Alveolar macrophages derive from yolk sac macrophages or fetal liver monocytes. These cells enter the lung during embryonic development and colonize the alveoli in the first days after birth (38). While early monocyte precursors were recruited to the lung in animals lacking CSF-2, early AM commitment was absent in these animals. Moreover, short-term CSF-2 therapy restored AM development for weeks, although such AMs had a rather immature phenotype (38). These results suggest that local production of CSF-2 in the lung is required for both the transition from monocyte precursors and full maturation of AMs and that once AMs begin to populate the lung, they self-maintain throughout the lifetime of the host.
Under inflammatory conditions, blood monocytes are recruited into tissues and differentiate into macrophages (34, 110) as exemplified in LPS-induced lung inflammation (111). This macrophage population is expressing high levels of CD11b and low levels of CD11c, which is in contrast to resident CD11chiCD11blo AMs, suggesting that monocyte-derived macrophages rather resemble CD11b+ IMs than AMs. This view is in accordance with the finding that monocyte-derived IMs serve as a transition state for AMs (23). However, in a model of HDM-driven allergic asthma, the increased number of AMs resulted rather from the proliferation of existing, tissue-resident AMs than from the differentiation of circulating monocytes (112). Together, the available data suggest that in addition to the proliferation of self-maintaining AMs, the alveolar compartment may also be filled up with macrophages of monocytic origin.
Interstitial macrophages are a rather poorly defined pulmonary cell population that expresses the F4/80 and CD11b markers but lack the expression of CD11c (31, 32). In addition to this population, a similar cell type termed non-migratory myeloid cell, that is, CD11b+ Gr-1int F4/80+ has been described (69, 70). Up to now, the origin of IMs is unclear. They may either arise from a common unknown precursor, or, more likely, derive from the macrophage or monocytic lineage (see above). In line with the view that IMs derive from the monocyte/macrophage lineage, both IMs and cells of the monocyte/macrophage lineage effectively suppress Th2 responses (31, 70).
Understanding the developmental origin of the different pulmonary DC subsets will help to reliably identify individual DCs subsets by cell-specific markers that may also prove useful as therapeutic targets allowing DC subset-specific manipulation. Moreover, such knowledge may provide preliminary insights into the functional differences of the distinct DC subsets and their roles in driving and maintaining the maladaptive immune response that are central to asthma pathogenesis.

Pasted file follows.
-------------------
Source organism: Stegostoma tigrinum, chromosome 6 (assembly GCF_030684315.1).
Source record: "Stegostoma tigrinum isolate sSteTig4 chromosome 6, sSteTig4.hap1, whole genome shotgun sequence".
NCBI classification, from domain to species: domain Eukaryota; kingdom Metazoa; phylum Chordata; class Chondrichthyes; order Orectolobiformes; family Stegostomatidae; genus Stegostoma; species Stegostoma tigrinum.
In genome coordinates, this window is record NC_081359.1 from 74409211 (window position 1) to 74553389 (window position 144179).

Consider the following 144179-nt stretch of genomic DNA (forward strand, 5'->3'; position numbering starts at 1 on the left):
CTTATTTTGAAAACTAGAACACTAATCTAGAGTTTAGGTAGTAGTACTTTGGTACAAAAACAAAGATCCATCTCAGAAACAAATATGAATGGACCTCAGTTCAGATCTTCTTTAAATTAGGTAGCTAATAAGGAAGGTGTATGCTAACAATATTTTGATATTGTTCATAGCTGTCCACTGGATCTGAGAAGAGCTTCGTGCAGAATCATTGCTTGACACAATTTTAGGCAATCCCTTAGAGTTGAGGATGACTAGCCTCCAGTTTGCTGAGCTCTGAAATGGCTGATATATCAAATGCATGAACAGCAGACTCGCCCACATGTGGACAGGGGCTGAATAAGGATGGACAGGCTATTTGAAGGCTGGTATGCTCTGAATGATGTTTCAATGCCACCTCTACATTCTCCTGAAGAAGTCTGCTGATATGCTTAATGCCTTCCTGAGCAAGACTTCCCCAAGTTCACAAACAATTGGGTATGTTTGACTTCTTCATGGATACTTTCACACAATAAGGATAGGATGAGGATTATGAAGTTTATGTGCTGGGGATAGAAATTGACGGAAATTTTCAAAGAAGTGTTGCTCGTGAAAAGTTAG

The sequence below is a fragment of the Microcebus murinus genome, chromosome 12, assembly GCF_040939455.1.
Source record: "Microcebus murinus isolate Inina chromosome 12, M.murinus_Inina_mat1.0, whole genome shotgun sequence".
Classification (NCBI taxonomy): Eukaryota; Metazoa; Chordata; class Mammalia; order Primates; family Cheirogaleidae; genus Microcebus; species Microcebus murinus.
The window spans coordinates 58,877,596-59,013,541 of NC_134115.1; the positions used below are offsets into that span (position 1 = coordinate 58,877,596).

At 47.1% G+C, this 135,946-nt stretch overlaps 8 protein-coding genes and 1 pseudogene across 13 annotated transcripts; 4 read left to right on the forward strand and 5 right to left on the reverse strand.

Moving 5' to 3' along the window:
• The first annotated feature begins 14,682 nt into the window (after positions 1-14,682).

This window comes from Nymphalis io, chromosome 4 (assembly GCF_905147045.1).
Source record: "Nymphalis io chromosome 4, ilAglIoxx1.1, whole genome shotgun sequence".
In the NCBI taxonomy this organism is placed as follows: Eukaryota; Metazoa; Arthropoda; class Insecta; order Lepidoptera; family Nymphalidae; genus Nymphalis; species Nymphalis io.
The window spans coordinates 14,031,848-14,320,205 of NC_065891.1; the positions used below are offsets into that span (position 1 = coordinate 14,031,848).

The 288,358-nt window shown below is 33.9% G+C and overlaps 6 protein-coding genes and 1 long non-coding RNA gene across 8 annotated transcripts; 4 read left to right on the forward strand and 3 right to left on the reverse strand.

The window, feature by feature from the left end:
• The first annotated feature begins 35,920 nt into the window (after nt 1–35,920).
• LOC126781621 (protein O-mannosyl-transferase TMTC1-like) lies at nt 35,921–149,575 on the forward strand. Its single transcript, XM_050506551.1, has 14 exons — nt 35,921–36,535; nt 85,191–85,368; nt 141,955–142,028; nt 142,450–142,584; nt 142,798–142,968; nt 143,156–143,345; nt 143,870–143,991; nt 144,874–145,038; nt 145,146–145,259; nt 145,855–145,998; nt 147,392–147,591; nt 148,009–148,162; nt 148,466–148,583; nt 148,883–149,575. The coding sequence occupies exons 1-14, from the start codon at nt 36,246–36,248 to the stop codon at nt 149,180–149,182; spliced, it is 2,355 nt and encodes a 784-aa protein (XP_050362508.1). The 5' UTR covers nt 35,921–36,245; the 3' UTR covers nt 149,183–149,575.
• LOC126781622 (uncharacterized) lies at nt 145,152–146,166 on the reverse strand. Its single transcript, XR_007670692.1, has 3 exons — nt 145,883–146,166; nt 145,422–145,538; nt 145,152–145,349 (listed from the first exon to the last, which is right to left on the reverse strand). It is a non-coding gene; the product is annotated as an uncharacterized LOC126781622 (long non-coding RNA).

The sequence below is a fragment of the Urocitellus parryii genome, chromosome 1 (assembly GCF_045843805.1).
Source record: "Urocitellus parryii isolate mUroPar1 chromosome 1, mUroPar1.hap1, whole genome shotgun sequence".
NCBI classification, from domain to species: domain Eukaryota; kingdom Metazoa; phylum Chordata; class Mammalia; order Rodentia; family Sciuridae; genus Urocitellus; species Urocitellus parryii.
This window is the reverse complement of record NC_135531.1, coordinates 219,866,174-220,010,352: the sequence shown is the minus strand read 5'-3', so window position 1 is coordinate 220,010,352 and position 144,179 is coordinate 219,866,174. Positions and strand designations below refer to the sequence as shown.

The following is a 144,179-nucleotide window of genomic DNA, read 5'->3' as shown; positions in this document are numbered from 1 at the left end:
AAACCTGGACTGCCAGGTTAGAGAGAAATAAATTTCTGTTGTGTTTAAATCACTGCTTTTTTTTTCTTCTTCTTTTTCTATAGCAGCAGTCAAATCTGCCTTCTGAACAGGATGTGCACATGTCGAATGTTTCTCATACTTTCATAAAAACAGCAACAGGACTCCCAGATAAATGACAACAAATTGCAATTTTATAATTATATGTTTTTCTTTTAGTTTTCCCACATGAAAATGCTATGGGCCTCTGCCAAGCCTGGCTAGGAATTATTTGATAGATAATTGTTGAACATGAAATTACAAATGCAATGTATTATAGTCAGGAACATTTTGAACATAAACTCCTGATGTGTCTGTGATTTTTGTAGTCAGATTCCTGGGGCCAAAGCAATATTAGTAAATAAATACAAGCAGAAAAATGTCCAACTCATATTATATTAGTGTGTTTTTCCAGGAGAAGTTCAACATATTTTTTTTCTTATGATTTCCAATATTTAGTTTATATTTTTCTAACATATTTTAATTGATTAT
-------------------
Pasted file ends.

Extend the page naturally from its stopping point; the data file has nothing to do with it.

Localization of APC Subsets in the Lung
Pulmonary cDCs are critical for allergen uptake in the lung, its processing, presentation in the context of MHC-II, and the subsequent activation of naive CD4+ T cells in the draining lymph nodes. However, a detailed spatiotemporal resolution of initial allergen contact and capture is still lacking. A prerequisite for such studies is a detailed picture of the localization of the different DC subsets within the lung under steady-state conditions. The lung consists of different compartments, i.e., the airways, veins, arteries, the alveolar compartment, and the pleura. Interestingly, lymph vessels that are required for DC migration to the draining lymph node run with veins, around airways, and in the connective tissue between airways and pulmonary arteries (113), which make these compartments likely areas for DC location.
Early immunohistochemical studies describing DCs in the lung used MHC-II as the sole DC marker. Such studies reported DCs in many compartments of the lung, including the large conducting airways, lung parenchyma, alveolar compartment, pleura, perivascular space, and inside pulmonary lung vessels (17, 114). However, in addition to DCs, type II pneumocytes and IMs also express MHC-II, demonstrating that MHC-II alone is not sufficient as a DC marker and that further studies are needed to clarify the localization of DC subsets. Until now, no comprehensive study exists that describes the localization of all DC subsets in the lung. This section summarizes the available data regarding the localization of individual pulmonary DC subsets.
MHC-II+ intraepithelial DCs (115, 116) described in the trachea of the rat were later equated with the CD103+ cDC subset in the lung of mice (108). Although immunohistochemical analysis of the CD103+ cDC subset showed its localization close to the airway epithelium, cell bodies were rarely observed in the epithelium itself (20). The apparent discrepancy between the intraepithelial network in the rat trachea that was described to sample antigen through the epithelial barrier (115, 116) and the localization of CD103+ DCs below the epithelium was later explained by the observation that CD103+ DCs extend their dendrites through the epithelial layer and into the airway lumen (20). This finding supported the observation that CD103 (alpha integrin) and beta7 integrin can interact with E-cadherin that is expressed at the basal side of ECs (20). Additionally, CD103+ cDCs have a higher expression of the tight junction proteins Claudin-1, Claudin-7, and Zonula Occludens (ZO)-2 as compared to other DC subsets. This might facilitate the extensions of dendrites through the epithelial barrier into the airway lumen (20).